This is the 10 December 2020 issue of our weekly scan for political and geopolitical risks (open access).
- War in Ukraine, Megadrought and the Coming Global Food Crisis – Anthropocene Wars (3)
- Nuclear Battlefields in Ukraine – Anthropocene Wars (2)
- Belarus and the Weaponization of Migration – Anthropocene Wars (1)
- “Dune” – Adaptation to Climate Change as Power Strategy
- Will there be Climate Civil Wars?
- Assessing the “Strategic” in Strategic Surprise
- What are Climate Wars?
- The Military and the “Climate Blowback” – Summer 2021 (1)
Using horizon scanning, each week, we collect weak – and less weak – signals. These point to new, emerging, escalating or stabilising problems. As a result, they indicate how trends or dynamics evolve.
Horizon scanning, weak signals and biases
We call signals weak, because it is still difficult to discern them among a vast array of events. However, our biases often alter our capacity to measure the strength of the signal. As a result, the perception of strength will vary according to the awareness of the actor. At worst, biases may be so strong that they completely block the very identification of the signal.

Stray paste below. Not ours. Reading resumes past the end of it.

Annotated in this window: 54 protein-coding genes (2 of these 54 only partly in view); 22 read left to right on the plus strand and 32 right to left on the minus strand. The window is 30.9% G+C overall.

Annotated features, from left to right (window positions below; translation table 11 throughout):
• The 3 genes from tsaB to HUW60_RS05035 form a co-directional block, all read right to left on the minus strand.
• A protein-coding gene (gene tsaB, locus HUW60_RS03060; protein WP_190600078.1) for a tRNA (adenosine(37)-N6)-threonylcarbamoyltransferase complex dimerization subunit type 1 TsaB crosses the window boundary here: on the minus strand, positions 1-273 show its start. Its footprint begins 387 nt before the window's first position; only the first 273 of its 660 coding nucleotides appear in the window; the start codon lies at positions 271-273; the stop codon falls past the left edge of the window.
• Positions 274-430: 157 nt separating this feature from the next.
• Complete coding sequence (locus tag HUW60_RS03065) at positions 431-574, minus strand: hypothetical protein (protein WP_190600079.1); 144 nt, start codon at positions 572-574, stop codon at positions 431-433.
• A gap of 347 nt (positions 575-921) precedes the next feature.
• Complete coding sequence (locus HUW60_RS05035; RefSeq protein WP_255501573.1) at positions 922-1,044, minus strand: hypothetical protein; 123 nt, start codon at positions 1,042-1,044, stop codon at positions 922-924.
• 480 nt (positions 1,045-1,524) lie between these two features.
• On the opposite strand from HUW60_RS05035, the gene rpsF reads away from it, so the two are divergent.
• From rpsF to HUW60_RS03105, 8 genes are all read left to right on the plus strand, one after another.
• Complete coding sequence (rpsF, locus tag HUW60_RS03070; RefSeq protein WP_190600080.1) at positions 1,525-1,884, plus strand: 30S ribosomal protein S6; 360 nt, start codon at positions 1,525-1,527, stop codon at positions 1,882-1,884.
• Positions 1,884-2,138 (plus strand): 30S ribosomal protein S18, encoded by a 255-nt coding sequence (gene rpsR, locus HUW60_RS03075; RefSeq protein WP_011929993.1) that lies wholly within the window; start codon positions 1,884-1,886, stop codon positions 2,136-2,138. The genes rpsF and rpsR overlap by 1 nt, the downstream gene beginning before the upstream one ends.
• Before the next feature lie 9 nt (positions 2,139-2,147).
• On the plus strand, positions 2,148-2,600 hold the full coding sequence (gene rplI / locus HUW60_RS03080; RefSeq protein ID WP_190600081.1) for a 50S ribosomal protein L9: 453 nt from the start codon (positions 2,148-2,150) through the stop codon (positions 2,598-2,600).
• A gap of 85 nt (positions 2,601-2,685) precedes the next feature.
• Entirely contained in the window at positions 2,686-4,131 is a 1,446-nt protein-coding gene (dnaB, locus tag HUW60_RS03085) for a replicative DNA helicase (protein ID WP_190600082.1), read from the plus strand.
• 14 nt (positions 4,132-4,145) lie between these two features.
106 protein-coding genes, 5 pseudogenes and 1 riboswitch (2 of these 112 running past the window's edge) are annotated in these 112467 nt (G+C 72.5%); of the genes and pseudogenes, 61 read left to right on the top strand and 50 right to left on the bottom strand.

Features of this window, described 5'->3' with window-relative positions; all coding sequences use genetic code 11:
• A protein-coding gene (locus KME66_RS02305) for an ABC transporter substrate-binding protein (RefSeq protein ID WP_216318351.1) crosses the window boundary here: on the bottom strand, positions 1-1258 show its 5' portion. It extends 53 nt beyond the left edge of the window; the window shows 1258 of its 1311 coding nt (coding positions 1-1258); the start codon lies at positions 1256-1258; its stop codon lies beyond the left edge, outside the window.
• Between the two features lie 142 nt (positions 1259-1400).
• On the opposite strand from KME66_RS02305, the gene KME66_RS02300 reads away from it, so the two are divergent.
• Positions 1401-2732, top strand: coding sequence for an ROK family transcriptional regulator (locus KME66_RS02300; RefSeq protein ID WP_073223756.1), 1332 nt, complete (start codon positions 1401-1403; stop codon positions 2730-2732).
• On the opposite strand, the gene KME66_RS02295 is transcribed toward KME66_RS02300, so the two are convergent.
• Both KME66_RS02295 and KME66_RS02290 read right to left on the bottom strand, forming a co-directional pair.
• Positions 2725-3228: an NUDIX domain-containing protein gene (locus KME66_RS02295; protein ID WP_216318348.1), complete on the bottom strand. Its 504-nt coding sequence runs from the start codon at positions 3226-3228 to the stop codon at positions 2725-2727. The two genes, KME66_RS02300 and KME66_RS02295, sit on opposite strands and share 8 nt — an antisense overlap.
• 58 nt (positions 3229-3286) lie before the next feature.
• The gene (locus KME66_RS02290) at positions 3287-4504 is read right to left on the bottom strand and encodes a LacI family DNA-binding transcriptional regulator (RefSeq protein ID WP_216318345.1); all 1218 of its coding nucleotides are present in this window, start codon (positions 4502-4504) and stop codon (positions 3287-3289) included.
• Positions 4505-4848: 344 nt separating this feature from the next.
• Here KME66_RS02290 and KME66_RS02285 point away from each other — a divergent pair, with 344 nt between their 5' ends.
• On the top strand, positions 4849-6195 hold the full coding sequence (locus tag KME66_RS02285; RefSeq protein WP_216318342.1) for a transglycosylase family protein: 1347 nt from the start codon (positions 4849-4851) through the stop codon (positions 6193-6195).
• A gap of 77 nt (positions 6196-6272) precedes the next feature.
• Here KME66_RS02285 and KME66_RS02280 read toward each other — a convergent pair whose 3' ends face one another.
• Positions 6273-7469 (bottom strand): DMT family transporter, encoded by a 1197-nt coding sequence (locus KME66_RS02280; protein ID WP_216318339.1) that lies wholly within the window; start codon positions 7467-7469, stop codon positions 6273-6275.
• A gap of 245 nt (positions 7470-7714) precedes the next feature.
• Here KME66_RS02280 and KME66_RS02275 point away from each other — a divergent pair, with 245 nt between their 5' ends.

In the field of strategic foresight and warning, risk management and future studies, it is the job of good analysts to scan the horizon. As a result, they can perceive signals. Analysts then evaluate the strength of these signals according to specific risks and dynamics. Finally, they deliver their findings to users. These users can be other analysts, officers or decision-makers.
You can read a more detailed explanation in one of our cornerstone articles: Horizon Scanning and Monitoring for Warning: Definition and Practice.
The sections of the scan
Each section of the scan focuses on signals related to a specific theme:
- world (international politics and geopolitics);
- science including AI, QIS, technology and weapons, ;
- analysis, strategy and futures;
- the Covid-19 pandemic;
- energy and environment.
However, in a complex world, categories are merely a convenient way to present information, when facts and events interact across boundaries.
The information collected (crowdsourced) does not mean endorsement.